Over the past few weeks we’ve lightly touched on the fight between Maryland State Legislators and Maryland Law School. To bring you up to speed: the Perdue Chicken corporation was annoyed by a lawsuit filed with the aid of Maryland’s Environmental Law Clinic. So, like all good corporations, the bigwigs at Perdue reached into their back pocket and unleashed the Maryland State Senate upon the University. The spineless state politicians ostensibly did what they were told and threatened to withhold hundreds of thousands of dollars from the University unless various conditions were met, including disclosure of privileged information.
I guess it’s nice to know that the American oligarchy is still going strong.
But thankfully, the story doesn’t end there. After weeks of intense public pressure, it appears that the Maryland legislators backed down…
Earlier this week, the Maryland House and State Senate got together to remove language that would have stripped the law school of funding. The news was posted on the Maryland School of Law website:
On Tuesday, April 6, conferees from the Maryland House of Delegates and Senate agreed to strike amendments from the State’s Fiscal Year 2011 Budget Bill that would have withheld $500,000 from the University of Maryland, Baltimore, and the University System of Maryland until the School of Law reports on its Clinical Law Program. The conferees are meeting to reconcile differences between the House- and Senate-passed budgets.
In place of the amendments, the Assembly adopted narrative language that requires the Law School to report on its Environmental Law Clinic’s cases from the past two years, but does not withhold funding. Previous amendments under consideration by the General Assembly would have withheld up to $750,000 until the Law School reported on individual cases, clients and expenditures for matters actively in litigation by its Environmental Law Clinic.
Here’s the “narrative language” the legislature imposed:
“The University of Maryland Baltimore School of Law shall submit a report on the Environmental Law Clinic listing and describing each legal case in the past two years in which they participated in a court action including a complete delineation of the non privileged expenditures for each case. The report shall be submitted to the budget committees by August 1st 2010.”
Right, because state legislators are really going to read descriptions of every case a law school clinic has taken over the past two years.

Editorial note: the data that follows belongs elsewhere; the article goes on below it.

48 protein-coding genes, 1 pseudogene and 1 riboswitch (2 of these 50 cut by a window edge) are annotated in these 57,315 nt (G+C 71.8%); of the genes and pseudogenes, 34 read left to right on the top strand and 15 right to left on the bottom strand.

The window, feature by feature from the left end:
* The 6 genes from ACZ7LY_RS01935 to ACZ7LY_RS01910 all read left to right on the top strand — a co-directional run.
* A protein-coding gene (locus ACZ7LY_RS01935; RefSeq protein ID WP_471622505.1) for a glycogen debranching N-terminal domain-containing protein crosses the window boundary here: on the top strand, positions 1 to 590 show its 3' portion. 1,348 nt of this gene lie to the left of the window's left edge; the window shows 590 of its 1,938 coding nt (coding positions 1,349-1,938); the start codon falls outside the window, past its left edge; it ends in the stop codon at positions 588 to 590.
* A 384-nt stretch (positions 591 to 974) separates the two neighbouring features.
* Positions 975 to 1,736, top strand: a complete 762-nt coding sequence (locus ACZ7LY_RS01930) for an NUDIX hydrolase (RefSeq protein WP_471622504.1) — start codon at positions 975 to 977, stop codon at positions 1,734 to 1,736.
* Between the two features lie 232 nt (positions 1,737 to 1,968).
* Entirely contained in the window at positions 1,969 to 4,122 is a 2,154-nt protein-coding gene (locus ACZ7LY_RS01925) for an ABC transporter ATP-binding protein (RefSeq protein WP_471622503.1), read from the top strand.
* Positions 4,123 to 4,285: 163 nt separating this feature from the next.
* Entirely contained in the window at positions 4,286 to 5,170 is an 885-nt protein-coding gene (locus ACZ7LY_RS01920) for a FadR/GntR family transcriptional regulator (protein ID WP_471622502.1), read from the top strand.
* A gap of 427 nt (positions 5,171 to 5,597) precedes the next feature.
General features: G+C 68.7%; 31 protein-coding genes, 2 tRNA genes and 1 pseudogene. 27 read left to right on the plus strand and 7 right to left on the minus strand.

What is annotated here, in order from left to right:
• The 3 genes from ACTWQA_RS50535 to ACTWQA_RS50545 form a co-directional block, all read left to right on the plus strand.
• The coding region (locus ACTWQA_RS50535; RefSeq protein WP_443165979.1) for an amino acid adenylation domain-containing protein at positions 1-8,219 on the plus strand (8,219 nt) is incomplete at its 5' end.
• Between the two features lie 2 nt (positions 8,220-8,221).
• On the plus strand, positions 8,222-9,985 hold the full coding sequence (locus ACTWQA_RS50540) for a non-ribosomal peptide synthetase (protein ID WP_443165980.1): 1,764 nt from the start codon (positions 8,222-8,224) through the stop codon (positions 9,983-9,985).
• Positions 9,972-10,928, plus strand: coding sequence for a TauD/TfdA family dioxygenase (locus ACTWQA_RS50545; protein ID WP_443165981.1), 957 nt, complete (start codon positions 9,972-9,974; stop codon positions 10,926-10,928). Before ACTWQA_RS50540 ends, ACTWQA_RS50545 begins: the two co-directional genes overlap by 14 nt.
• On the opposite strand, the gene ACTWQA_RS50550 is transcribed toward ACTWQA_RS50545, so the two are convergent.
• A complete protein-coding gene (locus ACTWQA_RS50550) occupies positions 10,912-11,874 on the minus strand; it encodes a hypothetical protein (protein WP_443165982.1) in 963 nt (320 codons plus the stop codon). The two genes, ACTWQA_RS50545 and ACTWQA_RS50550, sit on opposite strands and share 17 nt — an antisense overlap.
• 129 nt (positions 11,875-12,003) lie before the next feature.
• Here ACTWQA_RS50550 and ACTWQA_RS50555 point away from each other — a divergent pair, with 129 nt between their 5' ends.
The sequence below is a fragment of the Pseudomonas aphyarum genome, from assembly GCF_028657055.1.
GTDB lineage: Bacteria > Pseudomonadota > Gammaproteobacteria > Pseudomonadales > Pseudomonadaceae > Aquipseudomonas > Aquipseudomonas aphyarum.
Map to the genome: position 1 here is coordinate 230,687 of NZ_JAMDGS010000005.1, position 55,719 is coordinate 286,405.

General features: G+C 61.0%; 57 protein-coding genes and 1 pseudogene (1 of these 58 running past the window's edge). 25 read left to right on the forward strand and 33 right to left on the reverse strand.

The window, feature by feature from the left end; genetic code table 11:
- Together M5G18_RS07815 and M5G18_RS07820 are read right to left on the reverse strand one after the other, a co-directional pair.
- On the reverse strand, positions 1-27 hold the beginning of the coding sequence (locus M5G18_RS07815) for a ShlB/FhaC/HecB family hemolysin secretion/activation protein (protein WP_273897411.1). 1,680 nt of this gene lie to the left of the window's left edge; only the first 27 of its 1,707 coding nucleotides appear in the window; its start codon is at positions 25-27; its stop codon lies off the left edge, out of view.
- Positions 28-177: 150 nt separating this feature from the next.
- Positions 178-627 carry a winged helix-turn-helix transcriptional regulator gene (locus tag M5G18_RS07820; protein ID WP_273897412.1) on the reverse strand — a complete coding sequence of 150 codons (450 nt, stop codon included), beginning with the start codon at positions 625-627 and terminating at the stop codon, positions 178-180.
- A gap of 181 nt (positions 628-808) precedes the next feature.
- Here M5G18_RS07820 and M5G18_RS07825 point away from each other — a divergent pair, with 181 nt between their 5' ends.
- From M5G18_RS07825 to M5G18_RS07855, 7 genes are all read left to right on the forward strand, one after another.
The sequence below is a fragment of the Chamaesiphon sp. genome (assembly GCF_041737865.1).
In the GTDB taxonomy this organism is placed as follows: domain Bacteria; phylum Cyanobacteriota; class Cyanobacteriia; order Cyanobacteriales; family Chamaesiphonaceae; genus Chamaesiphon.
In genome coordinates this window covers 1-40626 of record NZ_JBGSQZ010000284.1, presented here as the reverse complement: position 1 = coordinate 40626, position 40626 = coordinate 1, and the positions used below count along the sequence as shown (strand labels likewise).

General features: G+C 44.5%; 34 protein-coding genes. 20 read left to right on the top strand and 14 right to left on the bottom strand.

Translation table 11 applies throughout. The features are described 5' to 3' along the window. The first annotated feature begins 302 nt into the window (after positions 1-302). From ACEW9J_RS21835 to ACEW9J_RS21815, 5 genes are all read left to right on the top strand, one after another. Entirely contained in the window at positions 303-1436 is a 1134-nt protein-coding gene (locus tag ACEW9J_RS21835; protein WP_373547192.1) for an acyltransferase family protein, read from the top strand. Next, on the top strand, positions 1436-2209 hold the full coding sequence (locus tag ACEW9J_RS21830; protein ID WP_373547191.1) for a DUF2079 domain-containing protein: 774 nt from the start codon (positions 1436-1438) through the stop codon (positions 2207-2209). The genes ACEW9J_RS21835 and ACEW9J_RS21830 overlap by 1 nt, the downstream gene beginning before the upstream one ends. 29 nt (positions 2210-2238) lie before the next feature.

Really, this is the worst kind of politics: State officials who have no idea what they are talking about, serving as mouthpieces for private interests. Even with this compromise, Maryland Law Dean Phoebe Haddon isn’t particularly happy about it:
“The Law School appreciates the willingness of the Assembly to replace restrictions on university appropriations with a ‘narrative’ that requests non-privileged information about some of our cases, but without withholding funding. We are very thankful for the support we have received for our Clinical Law Program, both from leaders of the legal profession in Maryland and national leaders in legal education,” said Dean Phoebe Haddon. “Although I remain convinced that the obligation to report on cases in active litigation interferes with the judicial process, I recognize the hard work that has led to this point.”
Over at Concurring Opinions, Deven Desai notes that the corporate pressure on Maryland Law School is likely to happen more and more as funding for legal clinics dries up:
[P]rivate and public schools in general must continually navigate the tension between pursuing the school’s varied goals and funders’ interests in squashing pursuits that may conflict with funders’ business goals. Any major industry is of course sensitive to any questions about its practices. Public and private schools by now have learned that must try to navigate the receipt of donor funds so that they don’t impede the schools’ research interests. Yet, as I understand it, the smaller the school and/or its endowment, the more difficult it is to avoid strings and pressure from the funder. With all schools struggling to find funding whether because of over-reliance on endowment income or shrinking state money, the ability of funders to exert influence over schools is likely to increase. If so, questions about public interest funding, the role of educational institutions in questioning society’s practices, and the value of having skeptics are more important than ever.
Of course, it’s one thing for private businesses to selectively donate only to organizations that don’t have the impudence to ask questions. But could they leave elected officials out of their corporate circle of yes men? I know we live in this crazy world where a corporation is a person with the right to speak through cash bribes. But it’s just unsightly when local politicians so obviously heed their special interest masters at the expense of public legal education.
General Assembly Will Not Withhold Funds Over Clinic Lawsuit [University of Maryland School of Law]
Partial victory for law clinic in fight with legislature [National Law Journal]
Public/Private Divides, Law Clinics, and the Role of Educational Institutions [Concurring Opinions]